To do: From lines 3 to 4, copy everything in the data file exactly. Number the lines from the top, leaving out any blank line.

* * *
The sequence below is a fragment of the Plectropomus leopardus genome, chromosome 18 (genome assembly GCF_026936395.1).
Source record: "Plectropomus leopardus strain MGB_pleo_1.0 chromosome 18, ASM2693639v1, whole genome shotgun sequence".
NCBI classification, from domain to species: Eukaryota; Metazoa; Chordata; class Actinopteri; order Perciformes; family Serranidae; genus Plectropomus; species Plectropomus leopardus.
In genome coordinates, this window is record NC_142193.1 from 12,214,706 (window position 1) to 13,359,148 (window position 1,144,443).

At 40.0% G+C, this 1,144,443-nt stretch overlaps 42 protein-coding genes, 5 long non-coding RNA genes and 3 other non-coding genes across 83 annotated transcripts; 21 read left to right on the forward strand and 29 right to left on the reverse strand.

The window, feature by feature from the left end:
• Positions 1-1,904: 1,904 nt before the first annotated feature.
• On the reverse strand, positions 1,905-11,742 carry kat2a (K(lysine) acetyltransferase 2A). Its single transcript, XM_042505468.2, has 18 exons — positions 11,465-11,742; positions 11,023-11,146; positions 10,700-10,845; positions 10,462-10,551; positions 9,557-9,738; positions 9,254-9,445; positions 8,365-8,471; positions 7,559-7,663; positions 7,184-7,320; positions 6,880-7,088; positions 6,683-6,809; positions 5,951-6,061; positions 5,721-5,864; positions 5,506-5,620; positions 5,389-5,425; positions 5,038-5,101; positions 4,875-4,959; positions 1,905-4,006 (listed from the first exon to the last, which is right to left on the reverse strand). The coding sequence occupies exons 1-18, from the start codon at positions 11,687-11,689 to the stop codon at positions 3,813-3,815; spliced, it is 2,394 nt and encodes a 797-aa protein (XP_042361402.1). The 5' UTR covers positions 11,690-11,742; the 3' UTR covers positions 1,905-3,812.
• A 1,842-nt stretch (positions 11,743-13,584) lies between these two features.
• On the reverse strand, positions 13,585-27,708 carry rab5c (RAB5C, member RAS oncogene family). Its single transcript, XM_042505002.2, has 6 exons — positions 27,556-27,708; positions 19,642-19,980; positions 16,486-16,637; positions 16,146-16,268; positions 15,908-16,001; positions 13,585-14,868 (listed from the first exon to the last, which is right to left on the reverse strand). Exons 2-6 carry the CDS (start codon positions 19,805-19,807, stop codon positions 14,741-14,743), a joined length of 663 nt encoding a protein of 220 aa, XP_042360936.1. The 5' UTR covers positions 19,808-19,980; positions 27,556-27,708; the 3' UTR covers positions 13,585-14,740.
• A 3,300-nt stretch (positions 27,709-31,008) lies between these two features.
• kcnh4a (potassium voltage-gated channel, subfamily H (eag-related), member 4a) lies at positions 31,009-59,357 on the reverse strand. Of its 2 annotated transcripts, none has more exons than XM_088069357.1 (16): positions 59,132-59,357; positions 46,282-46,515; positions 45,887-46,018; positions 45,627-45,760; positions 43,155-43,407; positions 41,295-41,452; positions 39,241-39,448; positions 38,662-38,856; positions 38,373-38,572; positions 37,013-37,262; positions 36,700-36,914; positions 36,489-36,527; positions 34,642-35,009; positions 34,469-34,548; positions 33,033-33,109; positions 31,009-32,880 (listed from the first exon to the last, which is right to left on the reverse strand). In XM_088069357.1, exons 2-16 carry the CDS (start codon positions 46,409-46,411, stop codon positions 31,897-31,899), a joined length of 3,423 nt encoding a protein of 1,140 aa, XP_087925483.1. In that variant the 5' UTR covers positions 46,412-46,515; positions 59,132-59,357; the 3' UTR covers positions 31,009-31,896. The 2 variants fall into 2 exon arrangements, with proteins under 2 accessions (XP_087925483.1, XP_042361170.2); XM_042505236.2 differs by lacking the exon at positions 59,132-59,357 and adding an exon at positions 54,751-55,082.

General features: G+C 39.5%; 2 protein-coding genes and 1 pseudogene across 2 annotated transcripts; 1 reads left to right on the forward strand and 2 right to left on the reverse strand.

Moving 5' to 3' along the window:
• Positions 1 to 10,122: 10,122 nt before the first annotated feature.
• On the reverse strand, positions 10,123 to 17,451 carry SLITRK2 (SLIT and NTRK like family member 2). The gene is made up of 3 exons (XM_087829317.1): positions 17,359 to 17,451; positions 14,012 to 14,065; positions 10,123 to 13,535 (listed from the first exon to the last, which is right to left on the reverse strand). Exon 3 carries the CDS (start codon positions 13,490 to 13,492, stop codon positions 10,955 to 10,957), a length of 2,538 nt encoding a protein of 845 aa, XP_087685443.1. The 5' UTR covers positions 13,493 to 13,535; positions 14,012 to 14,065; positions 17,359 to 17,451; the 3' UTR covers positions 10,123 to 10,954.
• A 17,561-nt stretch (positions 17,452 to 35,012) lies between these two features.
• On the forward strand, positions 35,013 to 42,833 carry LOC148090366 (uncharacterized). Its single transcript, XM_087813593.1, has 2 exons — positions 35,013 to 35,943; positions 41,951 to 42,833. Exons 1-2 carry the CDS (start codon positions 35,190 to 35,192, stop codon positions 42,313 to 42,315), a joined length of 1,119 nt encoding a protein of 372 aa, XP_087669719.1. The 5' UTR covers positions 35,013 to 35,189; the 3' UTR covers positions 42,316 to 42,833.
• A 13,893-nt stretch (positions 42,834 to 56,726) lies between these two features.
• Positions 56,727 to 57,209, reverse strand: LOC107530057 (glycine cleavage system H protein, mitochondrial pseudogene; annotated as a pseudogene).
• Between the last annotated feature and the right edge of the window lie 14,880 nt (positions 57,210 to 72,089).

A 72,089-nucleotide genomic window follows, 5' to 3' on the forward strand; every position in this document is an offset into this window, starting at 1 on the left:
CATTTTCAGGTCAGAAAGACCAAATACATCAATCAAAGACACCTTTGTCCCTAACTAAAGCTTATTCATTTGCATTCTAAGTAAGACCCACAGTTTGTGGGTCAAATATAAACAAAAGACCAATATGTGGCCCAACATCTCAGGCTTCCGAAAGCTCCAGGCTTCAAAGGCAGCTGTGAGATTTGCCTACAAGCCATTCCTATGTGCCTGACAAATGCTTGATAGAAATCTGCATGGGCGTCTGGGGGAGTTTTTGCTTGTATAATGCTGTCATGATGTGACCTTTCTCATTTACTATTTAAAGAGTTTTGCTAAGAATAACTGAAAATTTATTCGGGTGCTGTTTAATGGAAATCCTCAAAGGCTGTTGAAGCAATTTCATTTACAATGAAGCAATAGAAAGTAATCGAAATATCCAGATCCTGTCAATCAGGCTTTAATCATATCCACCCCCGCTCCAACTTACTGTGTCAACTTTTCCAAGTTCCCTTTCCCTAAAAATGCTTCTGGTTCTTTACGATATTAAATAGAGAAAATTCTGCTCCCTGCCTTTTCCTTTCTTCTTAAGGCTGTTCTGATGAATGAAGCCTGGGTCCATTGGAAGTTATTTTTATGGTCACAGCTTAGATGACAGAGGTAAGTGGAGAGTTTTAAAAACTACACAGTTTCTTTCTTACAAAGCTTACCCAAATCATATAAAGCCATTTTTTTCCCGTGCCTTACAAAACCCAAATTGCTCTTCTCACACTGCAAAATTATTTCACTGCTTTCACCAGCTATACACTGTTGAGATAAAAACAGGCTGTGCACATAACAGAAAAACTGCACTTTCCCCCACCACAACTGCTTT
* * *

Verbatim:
NCBI classification, from domain to species: Eukaryota; Metazoa; Chordata; class Actinopteri; order Perciformes; family Serranidae; genus Plectropomus; species Plectropomus leopardus.
In genome coordinates, this window is record NC_142193.1 from 12,214,706 (window position 1) to 13,359,148 (window position 1,144,443).